People with disabilities deserve access to the public benefits that they are entitled to by law. Access to public benefits such as health insurance programs and Social Security Disability promotes the dignity, independence, and accessibility of people with disabilities in Wisconsin. Navigating such programs—including Medicare and Medicaid—can be overwhelming and confusing. Without the expertise of a specialist, people with disabilities and their families may be missing out on programs or opportunities to which they are entitled. Below are some public benefits that individuals with disabilities may be eligible for:
Social Security Disability Insurance (SSDI)
Pays benefits to people with disabilities who have worked and paid Social Security taxes on their earnings, and to certain dependents of a worker who has retired, become disabled, or died. Eligibility, and amount of benefits, depends on how long the insured person worked, how much money s/he earned, and how many people are being paid from his/her account. There are no income or resource limits, but earnings from work may result in loss of disability-based benefits. Eligibility for SSDI based on disability will make a person eligible for Medicare after a waiting period of two years.
Supplemental Security Income (SSI)
Pays benefits to people with disabilities whose income and resources are below set limits. Sometimes, resources and income of parents and spouses are counted. The person or family does not have to have a work history. Eligibility for SSI will make a person eligible for Medicaid which can be retroactive for up to 90 days. A person eligible for SSI in Wisconsin may receive a State of Wisconsin SSI Supplement. This benefit is administered by the state under state laws and policies.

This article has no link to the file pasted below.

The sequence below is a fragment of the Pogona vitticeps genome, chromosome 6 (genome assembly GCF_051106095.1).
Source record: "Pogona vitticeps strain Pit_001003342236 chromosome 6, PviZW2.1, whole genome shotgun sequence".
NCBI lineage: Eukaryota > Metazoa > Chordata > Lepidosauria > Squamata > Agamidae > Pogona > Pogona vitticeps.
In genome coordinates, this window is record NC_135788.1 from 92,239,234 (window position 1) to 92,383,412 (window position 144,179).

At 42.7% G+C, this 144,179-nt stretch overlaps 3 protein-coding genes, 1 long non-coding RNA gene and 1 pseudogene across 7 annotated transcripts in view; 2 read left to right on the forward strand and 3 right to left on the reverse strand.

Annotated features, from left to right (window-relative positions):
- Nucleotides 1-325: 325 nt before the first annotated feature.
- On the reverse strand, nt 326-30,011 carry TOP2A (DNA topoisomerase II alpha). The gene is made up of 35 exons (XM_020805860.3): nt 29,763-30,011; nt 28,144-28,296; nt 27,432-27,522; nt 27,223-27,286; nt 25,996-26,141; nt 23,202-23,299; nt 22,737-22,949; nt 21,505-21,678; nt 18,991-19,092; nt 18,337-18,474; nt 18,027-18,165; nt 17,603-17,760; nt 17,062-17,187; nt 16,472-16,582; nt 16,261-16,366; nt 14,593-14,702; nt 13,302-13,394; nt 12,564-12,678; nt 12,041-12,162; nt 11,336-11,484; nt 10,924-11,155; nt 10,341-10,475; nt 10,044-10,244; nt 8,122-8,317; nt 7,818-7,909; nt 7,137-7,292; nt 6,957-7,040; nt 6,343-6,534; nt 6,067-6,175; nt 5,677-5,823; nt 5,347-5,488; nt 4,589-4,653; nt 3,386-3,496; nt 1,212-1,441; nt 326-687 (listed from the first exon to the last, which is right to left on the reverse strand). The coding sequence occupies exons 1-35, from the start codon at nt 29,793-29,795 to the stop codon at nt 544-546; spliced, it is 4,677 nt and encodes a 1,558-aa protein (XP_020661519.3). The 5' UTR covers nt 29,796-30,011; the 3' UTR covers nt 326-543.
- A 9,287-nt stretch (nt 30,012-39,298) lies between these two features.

Medicaid and BadgerCare
Medicaid and BadgerCare are comprehensive health care insurance programs available to certain low-income persons with limited assets. Medicaid is also available to individuals whose income is reduced to the low-income level when medical expenses are deducted from their gross income. These programs pay service providers for medical and rehabilitative services, drugs and equipment which they have provided to a Medicaid or BadgerCare enrollee. Both programs are administered by the state and funded by federal and state dollars.
Do you have questions or need help with Medicaid, our SSI Managed Care External Advocacy Project may be able to help you.
Medicare is the national health insurance program for all Social Security recipients who are either over age 65 or permanently disabled. Individuals receiving Railroad Retirement benefits and people with end-stage renal disease are also eligible for Medicare coverage.
Medicare is not a “welfare” program. Eligibility is not based on financial need. Procedures should not vary significantly from state to state and coverage is similar to that provided by private insurance companies: it pays a portion of medical costs. Often, deductibles and coinsurance (partial payment of initial and subsequent costs) are required of the beneficiary (person receiving medical services).
Do you have questions or need help with Medicare Part D? Our free Disability Drug Benefit Helpline may be able to help you.
Medicaid (Medical Assistance, MA) Waiver programs provide funding through county Departments of Human Services (also called Departments of Community Programs or Unified Services Boards) for community services to qualified persons with developmental disabilities, traumatic brain injuries, physical disabilities, or persons age 65 or over who meet the eligibility requirements for institutional care. The MA waivers are composed of an actual application to waive federal rules, and require approval from the Federal Health Care Financing Administration (HCFA). The funding is allocated for each eligible individual through the county agency.
Here is a list of other public benefits in Wisconsin.
How SSA Evaluates Disability
The definition of disability under Social Security is different from other programs. Social Security pays only for total disability. No benefits are payable for partial disability or for short-term disability. Please see the SSA Disability Planner for more qualification information.
Disability Rights Wisconsin assists persons with disabilities with public benefits through many of our programs.
Other places that may be able to help you:
You can find more information on this topic from these websites and publications:
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